12 Joel Hanrahan 59.2 36 PIT
13 Chris Perez 57.2 39 CLE
14 Rafael Betancourt 57.2 31 COL
15 J.J. Putz 54.1 32 ARI
Provided by Baseball-Reference.comView Play Index Tool Used
Generated 2/4/2013.

Does that seem like a lot of innings or a few?

Here's some perspective: Over the last 20 seasons 389 relievers have accrued 30 saves in a season. Rodney's 74.2 IP puts him in a tie with five other pitchers for 121st on the list.

Reaching the 30-save mark is becoming less of a noteworthy feat.

RkYear#
1 2011 19
2 2006 19
3 2005 19
4 2007 18
5 2002 18
6 1996 18
7 1999 17
8 1998 17
9 2009 16
10 2004 16
11 2000 16
12 2012 15
13 2008 15
14 1997 15
15 2010 14
16 2001 14
17 1995 13
18 1993 13
19 1991 13
20 2003 12
21 1992 12
22 1990 11
23 1989 10
24 1988 8
25 1987 7
26 1984 7
27 1986 6
28 1985 6
29 1983 3
30 1994 2
Provided by Baseball-Reference.comView Play Index Tool Used
Generated 2/4/2013.

But throwing 90+ innings and earning 30+ saves is truly becoming a rarity.

The last one to do it being Ryan Dempster in 2005. That season, Dempster made 57 relief appearances throwing 58.1 innings, and six starts with 33.2 IP.

RkYear# 
1 1984 6 Bill Caudill / Willie Hernandez / Dan Quisenberry / Dave Righetti / Lee Smith / Bruce Sutter
2 1985 5 Willie Hernandez / Bob James / Donnie Moore / Dan Quisenberry / Lee Smith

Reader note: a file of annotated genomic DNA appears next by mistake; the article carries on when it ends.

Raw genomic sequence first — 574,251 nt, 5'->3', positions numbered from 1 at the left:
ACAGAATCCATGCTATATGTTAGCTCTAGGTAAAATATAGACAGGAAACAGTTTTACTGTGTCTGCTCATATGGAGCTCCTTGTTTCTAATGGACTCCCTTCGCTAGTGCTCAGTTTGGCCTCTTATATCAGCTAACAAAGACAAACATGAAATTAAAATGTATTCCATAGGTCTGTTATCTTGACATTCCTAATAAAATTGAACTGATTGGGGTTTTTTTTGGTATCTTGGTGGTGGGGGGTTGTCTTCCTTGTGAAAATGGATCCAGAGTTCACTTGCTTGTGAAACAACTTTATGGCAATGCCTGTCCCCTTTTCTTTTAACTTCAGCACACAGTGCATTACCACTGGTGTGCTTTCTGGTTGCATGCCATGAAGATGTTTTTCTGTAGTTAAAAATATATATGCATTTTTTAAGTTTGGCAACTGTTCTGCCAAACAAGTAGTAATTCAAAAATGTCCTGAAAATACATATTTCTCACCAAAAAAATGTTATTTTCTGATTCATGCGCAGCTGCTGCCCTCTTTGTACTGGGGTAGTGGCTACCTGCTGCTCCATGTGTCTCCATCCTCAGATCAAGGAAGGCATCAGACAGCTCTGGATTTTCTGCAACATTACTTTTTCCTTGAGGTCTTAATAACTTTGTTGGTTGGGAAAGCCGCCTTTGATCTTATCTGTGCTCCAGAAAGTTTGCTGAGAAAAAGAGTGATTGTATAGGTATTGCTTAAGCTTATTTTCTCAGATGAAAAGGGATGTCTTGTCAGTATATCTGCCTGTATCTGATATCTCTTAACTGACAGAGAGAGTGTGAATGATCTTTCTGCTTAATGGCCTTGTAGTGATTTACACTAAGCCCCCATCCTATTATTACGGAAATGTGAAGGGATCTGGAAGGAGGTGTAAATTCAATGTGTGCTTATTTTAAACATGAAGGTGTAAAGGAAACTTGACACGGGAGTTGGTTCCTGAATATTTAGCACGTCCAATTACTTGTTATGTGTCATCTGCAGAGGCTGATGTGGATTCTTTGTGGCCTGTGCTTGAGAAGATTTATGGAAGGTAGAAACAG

3 1987 3 Tom Henke / Dave Righetti / Todd Worrell
4 1986 3 Dave Righetti / Lee Smith / Todd Worrell
5 2002 2 Danny Graves / Billy Koch
6 2000 2 Danny Graves / Derek Lowe
7 1988 2 Bobby Thigpen / Todd Worrell
8 1983 2 Dan Quisenberry / Bob Stanley
9 2005 1 Ryan Dempster
10 1997 1 Jeff Shaw
11 1992 1 Doug Jones
12 1991 1 Jeff Montgomery
13 1989 1 Mark Davis
Provided by Baseball-Reference.comView Play Index Tool Used
Generated 2/4/2013.

Here are the 28 pitchers since 1983 who have thrown 90+ innings and earned 30+ saves

RkPlayerYearSVIPTmG
1 Billy Koch 2002 44 93.2 OAK 84
2 Derek Lowe 2000 42 91.1 BOS 74
3 Danny Graves 2000 30 91.1 CIN 66
4 Jeff Shaw 1997 42 94.2 CIN 78
5 Doug Jones 1992 36 111.2 HOU 80
6 Jeff Montgomery 1991 33 90.0 KCR 67
7 Mark Davis 1989 44 92.2 SDP 70
8 Bobby Thigpen 1988 34 90.0 CHW 68
9 Todd Worrell 1988 32 90.0 STL 68
10 Todd Worrell 1987 33 94.2 STL 75
11 Dave Righetti 1987 31 95.0 NYY 60
12 Tom Henke 1987 34 94.0 TOR 72
13 Todd Worrell 1986 36 103.2 STL 74
14 Lee Smith 1986 31 90.1 CHC 66
15 Dave Righetti 1986 46 106.2 NYY 74
16 Lee Smith 1985 33 97.2 CHC 65
17 Dan Quisenberry 1985 37 129.0 KCR 84
18 Donnie Moore 1985 31 103.0 CAL 65
19 Bob James 1985 32 110.0 CHW 69
20 Willie Hernandez 1985 31 106.2 DET 74
21 Bill Caudill 1984 36 96.1 OAK 68
22 Willie Hernandez 1984 32 140.1 DET 80
23 Dan Quisenberry 1984 44 129.1 KCR 72
24 Dave Righetti 1984 31 96.1 NYY 64
25 Lee Smith 1984 33 101.0 CHC 69
RkPlayerYearSVIPTmG
26 Bruce Sutter 1984 45 122.2 STL 71
27 Bob Stanley 1983 33 145.1 BOS 64
28 Dan Quisenberry 1983 45 139.0 KCR 69
Provided by Baseball-Reference.comView Play Index Tool Used
Generated 2/4/2013.